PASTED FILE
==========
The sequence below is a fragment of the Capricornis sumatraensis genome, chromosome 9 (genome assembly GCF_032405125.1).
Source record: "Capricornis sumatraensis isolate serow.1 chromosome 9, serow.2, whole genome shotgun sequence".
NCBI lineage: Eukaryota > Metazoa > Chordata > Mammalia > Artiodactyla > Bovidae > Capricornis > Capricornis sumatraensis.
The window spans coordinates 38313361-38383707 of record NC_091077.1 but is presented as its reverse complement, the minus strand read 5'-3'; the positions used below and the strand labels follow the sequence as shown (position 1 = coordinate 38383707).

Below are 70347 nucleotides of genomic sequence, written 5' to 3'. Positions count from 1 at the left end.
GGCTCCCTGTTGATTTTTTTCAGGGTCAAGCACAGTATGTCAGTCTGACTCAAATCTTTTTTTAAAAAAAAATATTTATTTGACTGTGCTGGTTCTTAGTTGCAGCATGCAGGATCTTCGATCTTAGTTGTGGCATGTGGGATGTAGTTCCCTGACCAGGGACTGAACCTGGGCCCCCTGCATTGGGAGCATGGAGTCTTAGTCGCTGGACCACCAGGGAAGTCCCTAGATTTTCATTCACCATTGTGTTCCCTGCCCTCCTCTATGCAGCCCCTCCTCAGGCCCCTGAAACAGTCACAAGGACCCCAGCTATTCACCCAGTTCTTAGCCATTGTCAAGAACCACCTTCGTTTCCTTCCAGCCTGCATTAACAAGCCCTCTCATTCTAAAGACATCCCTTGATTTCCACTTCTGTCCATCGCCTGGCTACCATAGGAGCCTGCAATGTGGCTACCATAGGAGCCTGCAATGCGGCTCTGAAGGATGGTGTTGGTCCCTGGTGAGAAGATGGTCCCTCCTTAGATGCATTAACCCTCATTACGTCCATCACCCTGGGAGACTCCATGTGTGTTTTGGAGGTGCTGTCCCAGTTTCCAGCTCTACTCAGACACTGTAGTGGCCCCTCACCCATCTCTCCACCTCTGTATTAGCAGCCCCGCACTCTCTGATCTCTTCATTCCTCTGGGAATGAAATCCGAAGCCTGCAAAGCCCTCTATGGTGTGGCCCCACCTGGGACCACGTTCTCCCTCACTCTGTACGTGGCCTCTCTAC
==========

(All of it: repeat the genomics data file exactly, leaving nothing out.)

The sequence below is a fragment of the Capricornis sumatraensis genome, chromosome 9 (genome assembly GCF_032405125.1).
Source record: "Capricornis sumatraensis isolate serow.1 chromosome 9, serow.2, whole genome shotgun sequence".
NCBI lineage: Eukaryota > Metazoa > Chordata > Mammalia > Artiodactyla > Bovidae > Capricornis > Capricornis sumatraensis.
The window spans coordinates 38313361-38383707 of record NC_091077.1 but is presented as its reverse complement, the minus strand read 5'-3'; the positions used below and the strand labels follow the sequence as shown (position 1 = coordinate 38383707).

Below are 70347 nucleotides of genomic sequence, written 5' to 3'. Positions count from 1 at the left end.
GGCTCCCTGTTGATTTTTTTCAGGGTCAAGCACAGTATGTCAGTCTGACTCAAATCTTTTTTTAAAAAAAAATATTTATTTGACTGTGCTGGTTCTTAGTTGCAGCATGCAGGATCTTCGATCTTAGTTGTGGCATGTGGGATGTAGTTCCCTGACCAGGGACTGAACCTGGGCCCCCTGCATTGGGAGCATGGAGTCTTAGTCGCTGGACCACCAGGGAAGTCCCTAGATTTTCATTCACCATTGTGTTCCCTGCCCTCCTCTATGCAGCCCCTCCTCAGGCCCCTGAAACAGTCACAAGGACCCCAGCTATTCACCCAGTTCTTAGCCATTGTCAAGAACCACCTTCGTTTCCTTCCAGCCTGCATTAACAAGCCCTCTCATTCTAAAGACATCCCTTGATTTCCACTTCTGTCCATCGCCTGGCTACCATAGGAGCCTGCAATGTGGCTACCATAGGAGCCTGCAATGCGGCTCTGAAGGATGGTGTTGGTCCCTGGTGAGAAGATGGTCCCTCCTTAGATGCATTAACCCTCATTACGTCCATCACCCTGGGAGACTCCATGTGTGTTTTGGAGGTGCTGTCCCAGTTTCCAGCTCTACTCAGACACTGTAGTGGCCCCTCACCCATCTCTCCACCTCTGTATTAGCAGCCCCGCACTCTCTGATCTCTTCATTCCTCTGGGAATGAAATCCGAAGCCTGCAAAGCCCTCTATGGTGTGGCCCCACCTGGGACCACGTTCTCCCTCACTCTGTACGTGGCCTCTCTAC